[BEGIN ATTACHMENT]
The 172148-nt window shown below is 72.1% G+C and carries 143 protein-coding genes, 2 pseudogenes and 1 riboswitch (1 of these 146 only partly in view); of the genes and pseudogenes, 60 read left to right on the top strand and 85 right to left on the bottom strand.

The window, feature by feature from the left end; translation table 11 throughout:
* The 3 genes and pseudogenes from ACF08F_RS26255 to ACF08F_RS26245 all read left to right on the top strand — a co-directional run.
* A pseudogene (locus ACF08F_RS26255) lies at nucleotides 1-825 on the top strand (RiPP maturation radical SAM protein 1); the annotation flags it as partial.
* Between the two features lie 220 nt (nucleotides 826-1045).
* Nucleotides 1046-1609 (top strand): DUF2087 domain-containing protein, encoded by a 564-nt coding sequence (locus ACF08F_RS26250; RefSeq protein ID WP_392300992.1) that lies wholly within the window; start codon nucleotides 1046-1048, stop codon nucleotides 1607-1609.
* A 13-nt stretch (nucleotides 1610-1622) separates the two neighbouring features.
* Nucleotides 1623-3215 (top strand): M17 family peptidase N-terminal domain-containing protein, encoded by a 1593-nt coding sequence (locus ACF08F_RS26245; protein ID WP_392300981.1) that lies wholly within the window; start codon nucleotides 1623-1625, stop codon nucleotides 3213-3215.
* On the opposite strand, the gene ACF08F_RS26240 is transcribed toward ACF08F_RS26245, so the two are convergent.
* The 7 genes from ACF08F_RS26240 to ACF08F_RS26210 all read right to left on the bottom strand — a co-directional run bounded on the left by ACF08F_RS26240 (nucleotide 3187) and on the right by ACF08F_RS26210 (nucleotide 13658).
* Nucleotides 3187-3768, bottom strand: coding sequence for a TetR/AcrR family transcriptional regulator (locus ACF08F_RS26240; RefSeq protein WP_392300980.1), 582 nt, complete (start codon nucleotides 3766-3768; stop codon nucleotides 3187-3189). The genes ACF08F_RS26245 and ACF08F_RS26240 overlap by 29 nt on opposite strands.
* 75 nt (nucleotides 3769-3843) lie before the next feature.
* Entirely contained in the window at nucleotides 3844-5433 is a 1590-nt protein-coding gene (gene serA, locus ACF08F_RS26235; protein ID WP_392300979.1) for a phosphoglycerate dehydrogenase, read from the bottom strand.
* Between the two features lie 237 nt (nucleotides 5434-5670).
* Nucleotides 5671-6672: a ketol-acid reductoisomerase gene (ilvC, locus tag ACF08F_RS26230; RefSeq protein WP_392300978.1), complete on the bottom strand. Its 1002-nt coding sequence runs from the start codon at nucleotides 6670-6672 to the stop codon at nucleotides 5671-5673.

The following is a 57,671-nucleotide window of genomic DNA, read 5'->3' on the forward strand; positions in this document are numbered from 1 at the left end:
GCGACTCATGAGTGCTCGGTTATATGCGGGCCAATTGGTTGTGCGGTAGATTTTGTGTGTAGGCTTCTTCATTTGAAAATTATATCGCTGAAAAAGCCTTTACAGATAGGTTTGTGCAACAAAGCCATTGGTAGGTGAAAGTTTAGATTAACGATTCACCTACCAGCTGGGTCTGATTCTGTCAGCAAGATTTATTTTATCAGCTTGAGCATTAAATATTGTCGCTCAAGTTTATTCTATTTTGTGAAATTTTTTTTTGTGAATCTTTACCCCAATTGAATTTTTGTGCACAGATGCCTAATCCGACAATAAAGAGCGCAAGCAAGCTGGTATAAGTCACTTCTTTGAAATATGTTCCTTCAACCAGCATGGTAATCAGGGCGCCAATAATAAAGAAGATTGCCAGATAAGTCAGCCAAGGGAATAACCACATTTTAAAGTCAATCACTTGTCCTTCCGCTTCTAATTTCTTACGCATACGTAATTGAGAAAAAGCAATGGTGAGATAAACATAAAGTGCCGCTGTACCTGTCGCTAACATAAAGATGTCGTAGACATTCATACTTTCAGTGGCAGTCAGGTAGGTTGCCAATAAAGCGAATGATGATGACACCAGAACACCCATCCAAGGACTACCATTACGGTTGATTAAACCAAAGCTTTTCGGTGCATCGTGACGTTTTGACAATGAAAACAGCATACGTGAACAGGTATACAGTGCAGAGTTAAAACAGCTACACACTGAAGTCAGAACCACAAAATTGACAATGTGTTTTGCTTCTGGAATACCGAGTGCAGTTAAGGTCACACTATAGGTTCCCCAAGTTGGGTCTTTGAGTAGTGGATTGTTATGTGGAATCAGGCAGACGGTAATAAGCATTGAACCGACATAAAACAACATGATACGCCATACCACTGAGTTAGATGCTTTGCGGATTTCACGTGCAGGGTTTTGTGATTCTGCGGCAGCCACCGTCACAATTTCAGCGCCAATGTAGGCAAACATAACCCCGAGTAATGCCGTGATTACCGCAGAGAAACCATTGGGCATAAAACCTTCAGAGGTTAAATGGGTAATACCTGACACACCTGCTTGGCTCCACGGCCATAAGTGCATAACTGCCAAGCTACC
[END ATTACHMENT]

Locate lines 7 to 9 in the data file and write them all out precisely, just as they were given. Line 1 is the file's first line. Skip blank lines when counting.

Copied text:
* A 13-nt stretch (nucleotides 1610-1622) separates the two neighbouring features.
* Nucleotides 1623-3215 (top strand): M17 family peptidase N-terminal domain-containing protein, encoded by a 1593-nt coding sequence (locus ACF08F_RS26245; protein ID WP_392300981.1) that lies wholly within the window; start codon nucleotides 1623-1625, stop codon nucleotides 3213-3215.
* On the opposite strand, the gene ACF08F_RS26240 is transcribed toward ACF08F_RS26245, so the two are convergent.